Elementary age customer using cash to pay for supermarket purchases

Why It Pays to Be Open with Your Kids About Money

Do you talk to your kids about money? If the answer is ‘no’, you’re not alone. Money is an important topic, yet it remains a taboo topic at many dinner tables across the country. How then, are children supposed to run their family’s finances one day?

Talk With Our Kids About Money Day is tomorrow, and it’s a day to help raise awareness of the financial education of children. Educating your kids about money should start early, but that’s often easier said than done. The program equips parents with the tools and resources they need in order to educate their children about finances.

Let’s take a look at why it pays to be open with your kids about money, and some of the ways to make that education easier.

Why teach your kids about the family finances?

Your job as a parent is to equip your children with the tools and knowledge they need in order to be successful adults. You can teach them to ride a bike and cook dinner, but without financial literacy, they’re missing a vital skill.

There are all sorts of negative consequences to mishandling money. About half of all Canadians currently live paycheque-to-paycheque. If they missed a single one, they would find themselves in a tough financial situation. Perhaps if these Canadians were better educated about money at a young age, they wouldn’t be in this unfortunate predicament.

A lack of financial literacy has consequences. For example, credit cards can be a powerful financial tool – when used responsibly. Many young adults get into trouble with credit card debt. They sign up for one in their freshman year of college or university for a free t-shirt. Before they know it, they’re in over their head. If they damage their credit, it can have an impact on their lives as adults. They may not be able to buy a house or car for a long time.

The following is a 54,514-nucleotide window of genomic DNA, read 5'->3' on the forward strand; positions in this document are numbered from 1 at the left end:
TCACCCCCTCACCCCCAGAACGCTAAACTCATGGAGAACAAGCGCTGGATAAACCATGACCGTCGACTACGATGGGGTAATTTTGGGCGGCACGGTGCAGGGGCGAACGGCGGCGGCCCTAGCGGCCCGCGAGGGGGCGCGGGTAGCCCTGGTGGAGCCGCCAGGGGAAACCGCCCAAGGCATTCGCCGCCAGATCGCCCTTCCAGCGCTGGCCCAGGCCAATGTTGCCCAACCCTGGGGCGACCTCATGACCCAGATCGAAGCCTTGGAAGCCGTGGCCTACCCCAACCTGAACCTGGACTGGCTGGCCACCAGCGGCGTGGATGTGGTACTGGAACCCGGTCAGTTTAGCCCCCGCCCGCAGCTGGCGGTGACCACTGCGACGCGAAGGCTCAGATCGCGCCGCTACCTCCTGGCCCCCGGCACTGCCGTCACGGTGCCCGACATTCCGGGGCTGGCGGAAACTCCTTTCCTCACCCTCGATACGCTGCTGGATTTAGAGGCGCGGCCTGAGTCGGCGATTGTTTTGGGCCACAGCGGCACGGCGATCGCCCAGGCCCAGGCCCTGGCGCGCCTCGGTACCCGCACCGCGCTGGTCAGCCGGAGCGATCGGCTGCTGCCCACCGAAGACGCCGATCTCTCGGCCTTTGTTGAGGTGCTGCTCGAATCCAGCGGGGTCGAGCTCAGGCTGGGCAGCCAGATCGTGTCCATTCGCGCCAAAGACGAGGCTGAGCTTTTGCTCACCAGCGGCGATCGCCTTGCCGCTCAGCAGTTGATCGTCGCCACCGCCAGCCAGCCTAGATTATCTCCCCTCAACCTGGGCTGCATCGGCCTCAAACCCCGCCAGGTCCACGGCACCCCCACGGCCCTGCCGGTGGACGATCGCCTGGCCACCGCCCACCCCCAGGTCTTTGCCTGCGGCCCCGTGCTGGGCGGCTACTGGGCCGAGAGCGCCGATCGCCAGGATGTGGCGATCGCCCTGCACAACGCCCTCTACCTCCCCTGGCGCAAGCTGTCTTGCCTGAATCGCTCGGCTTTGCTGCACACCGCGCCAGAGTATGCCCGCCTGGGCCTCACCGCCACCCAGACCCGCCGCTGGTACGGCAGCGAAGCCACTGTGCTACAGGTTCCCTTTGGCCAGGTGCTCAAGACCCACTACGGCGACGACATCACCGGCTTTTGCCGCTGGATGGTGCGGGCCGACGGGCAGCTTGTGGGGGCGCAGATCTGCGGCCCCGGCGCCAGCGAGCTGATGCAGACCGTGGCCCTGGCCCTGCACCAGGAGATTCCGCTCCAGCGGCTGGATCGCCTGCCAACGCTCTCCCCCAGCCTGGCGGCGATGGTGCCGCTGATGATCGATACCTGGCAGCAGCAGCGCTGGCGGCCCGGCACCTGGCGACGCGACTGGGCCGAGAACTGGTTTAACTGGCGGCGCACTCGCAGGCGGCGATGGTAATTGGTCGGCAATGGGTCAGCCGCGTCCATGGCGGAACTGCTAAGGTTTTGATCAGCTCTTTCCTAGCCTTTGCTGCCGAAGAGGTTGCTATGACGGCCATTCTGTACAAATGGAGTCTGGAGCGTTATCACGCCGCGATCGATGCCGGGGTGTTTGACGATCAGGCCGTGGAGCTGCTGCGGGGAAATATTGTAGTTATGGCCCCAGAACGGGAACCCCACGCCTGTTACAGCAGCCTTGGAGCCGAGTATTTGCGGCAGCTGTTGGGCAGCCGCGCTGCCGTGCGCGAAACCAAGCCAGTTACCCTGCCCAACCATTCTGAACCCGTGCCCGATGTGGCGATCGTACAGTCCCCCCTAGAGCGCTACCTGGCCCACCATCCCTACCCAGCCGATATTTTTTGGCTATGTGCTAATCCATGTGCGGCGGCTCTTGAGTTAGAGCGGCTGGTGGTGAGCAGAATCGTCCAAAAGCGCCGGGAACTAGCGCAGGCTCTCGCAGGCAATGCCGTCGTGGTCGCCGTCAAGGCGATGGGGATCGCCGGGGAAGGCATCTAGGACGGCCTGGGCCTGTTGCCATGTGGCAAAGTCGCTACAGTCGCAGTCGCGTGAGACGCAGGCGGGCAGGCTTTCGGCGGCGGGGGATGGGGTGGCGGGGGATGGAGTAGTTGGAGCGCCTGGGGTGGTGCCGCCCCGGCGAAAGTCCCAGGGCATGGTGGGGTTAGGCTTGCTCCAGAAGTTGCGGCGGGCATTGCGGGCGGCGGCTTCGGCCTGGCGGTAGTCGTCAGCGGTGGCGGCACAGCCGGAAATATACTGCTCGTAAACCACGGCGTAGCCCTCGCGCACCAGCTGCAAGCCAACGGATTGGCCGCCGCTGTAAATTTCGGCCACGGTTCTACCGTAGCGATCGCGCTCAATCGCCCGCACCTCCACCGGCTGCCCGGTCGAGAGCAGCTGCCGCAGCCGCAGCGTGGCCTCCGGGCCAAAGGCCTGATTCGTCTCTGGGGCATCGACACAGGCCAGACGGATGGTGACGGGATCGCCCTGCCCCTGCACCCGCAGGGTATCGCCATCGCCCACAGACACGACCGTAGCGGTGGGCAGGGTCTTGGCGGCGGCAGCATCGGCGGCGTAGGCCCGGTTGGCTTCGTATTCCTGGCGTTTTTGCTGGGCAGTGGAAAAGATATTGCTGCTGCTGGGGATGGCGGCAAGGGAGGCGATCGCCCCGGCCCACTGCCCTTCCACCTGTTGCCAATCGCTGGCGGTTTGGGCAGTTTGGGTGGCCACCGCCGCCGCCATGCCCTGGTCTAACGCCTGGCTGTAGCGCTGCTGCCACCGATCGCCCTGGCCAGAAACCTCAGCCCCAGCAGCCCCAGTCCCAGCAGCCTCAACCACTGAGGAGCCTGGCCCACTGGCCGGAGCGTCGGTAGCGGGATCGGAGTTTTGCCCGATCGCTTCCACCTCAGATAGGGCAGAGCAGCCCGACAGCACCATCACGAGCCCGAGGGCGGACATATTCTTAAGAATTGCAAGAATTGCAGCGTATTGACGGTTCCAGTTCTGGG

Depending on what province your children are attending school in, financial literacy may not be mandatory. That means the responsibility falls squarely on the shoulders of the parents. Unless you’re willing to teach your kids about money, they’ll have to learn it on their own and may experience setbacks along the way.

How to teach your kids about money

Teaching your kids about money doesn’t have to be boring. The  Canadian Foundation for Economic Education (CFEE) provides a number of fun home resources to help parents. To make educating your kids about money easier, the programs are geared towards kids of different age groups. For example, in the game “Robots,” it teaches kids between the ages of 11 and 13 about the pitfalls of consumerism – that they should happy with what they already have instead of always striving to buy something bigger and better. This is only one of the dozens of fun programs parents can use to raise money smart children.

Taking away the mystery of where money comes from is important and should not be off-limits in family discussions. Handle it right, and it will be one of the most valuable lessons of their childhood.